We learned a while ago that Brooklyn has an honest-to-god “foreclosure belt,” but another unexpected piece to add to the puzzle: The Real Deal reports that for the first since the recession (and the burst of the housing bubble), rates of foreclosure auctions are on the rise pretty much everywhere other than Manhattan.
According to numbers gathered by PropertyShark, between 2012 and 2013, auctions of foreclosed houses, condos, and co-ops rose by 45 percent in Brooklyn. They went up 109 percent in the Bronx, 11 percent in Queens, and four percent in Staten Island. In Manhattan, the numbers actually dropped by 20 percent. Must mean the bottom is dropping out of Brooklyn (and most of the outer boroughs’) current real estate boom, right?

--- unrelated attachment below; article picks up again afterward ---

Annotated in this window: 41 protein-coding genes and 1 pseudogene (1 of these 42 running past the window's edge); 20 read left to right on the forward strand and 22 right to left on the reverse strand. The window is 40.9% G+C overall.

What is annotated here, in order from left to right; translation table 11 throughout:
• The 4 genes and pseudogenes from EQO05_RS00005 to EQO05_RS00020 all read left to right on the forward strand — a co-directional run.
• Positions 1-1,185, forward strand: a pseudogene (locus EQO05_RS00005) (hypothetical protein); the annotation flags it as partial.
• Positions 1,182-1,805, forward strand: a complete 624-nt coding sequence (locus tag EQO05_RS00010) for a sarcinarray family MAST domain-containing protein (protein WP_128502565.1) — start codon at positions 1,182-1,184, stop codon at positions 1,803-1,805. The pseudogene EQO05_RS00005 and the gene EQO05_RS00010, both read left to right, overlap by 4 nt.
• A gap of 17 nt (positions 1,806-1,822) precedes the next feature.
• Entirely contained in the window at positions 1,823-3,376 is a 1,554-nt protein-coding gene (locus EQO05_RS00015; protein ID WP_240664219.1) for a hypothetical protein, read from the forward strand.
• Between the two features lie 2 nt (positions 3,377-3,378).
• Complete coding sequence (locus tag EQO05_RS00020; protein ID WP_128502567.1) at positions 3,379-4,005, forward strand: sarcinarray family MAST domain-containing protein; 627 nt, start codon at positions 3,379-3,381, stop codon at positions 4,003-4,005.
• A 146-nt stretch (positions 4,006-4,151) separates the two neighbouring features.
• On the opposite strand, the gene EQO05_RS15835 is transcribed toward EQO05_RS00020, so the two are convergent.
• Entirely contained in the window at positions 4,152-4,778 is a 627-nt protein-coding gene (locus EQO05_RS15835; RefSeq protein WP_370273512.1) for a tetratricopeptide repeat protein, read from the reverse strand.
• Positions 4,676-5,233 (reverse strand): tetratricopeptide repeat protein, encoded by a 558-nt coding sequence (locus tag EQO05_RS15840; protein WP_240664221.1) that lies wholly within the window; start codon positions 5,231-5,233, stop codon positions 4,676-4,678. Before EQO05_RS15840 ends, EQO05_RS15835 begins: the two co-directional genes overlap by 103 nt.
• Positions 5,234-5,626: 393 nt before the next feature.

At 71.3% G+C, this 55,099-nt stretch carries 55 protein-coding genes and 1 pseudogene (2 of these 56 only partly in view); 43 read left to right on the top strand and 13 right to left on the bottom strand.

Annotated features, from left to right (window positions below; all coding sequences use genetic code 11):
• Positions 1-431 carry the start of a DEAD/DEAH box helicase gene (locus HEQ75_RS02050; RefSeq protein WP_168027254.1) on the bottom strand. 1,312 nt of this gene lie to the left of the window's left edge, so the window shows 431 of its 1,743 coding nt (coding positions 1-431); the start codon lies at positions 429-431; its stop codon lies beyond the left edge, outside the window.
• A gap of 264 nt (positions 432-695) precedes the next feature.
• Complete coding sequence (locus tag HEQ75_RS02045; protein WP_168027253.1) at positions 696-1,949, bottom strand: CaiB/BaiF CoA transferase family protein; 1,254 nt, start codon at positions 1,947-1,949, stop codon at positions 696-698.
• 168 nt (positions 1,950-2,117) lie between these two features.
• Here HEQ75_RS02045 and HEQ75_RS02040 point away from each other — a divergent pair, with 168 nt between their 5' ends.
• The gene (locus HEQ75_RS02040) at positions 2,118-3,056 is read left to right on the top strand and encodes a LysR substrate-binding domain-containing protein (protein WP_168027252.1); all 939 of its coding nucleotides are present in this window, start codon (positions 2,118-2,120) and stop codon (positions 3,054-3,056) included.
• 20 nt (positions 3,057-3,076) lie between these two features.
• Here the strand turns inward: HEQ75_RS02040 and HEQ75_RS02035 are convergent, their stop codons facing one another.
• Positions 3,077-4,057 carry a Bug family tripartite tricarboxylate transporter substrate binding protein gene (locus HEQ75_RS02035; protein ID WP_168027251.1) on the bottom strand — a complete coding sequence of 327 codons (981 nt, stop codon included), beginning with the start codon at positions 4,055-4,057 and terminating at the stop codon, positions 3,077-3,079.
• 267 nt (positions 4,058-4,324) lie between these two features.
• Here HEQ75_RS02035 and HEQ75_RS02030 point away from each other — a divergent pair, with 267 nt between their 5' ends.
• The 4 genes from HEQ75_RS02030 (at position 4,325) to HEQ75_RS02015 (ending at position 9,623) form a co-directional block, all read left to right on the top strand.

Well, not quite. As the Real Deal points out, the numbers are still lower than they were even before the housing crisis, and, as with most things, slow-moving bureaucracy is at least partly to blame.
May be due to foreclosures that’ve been backlogged since the height of the recession, and are just now coming up for auction. “There are some properties that are just coming to auction for the first time in 2013, but had been lingering for some time,” said a data analyst from PropertyShark, noting that 70 percent of last year’s scheduled auctions in the Bronx were on the properties that had been foreclosed in 2009. Worth keeping an eye on the numbers—Brooklyn still has a startling number of foreclosures that don’t get much attention—but for now, doesn’t seem like there’s an imminent crisis at hand. And if snapping up devalued properties at auction is your thing (I assume this is true for someone out there), well, today’s quite a day for you.
Follow Virginia K. Smith on Twitter @vksmith.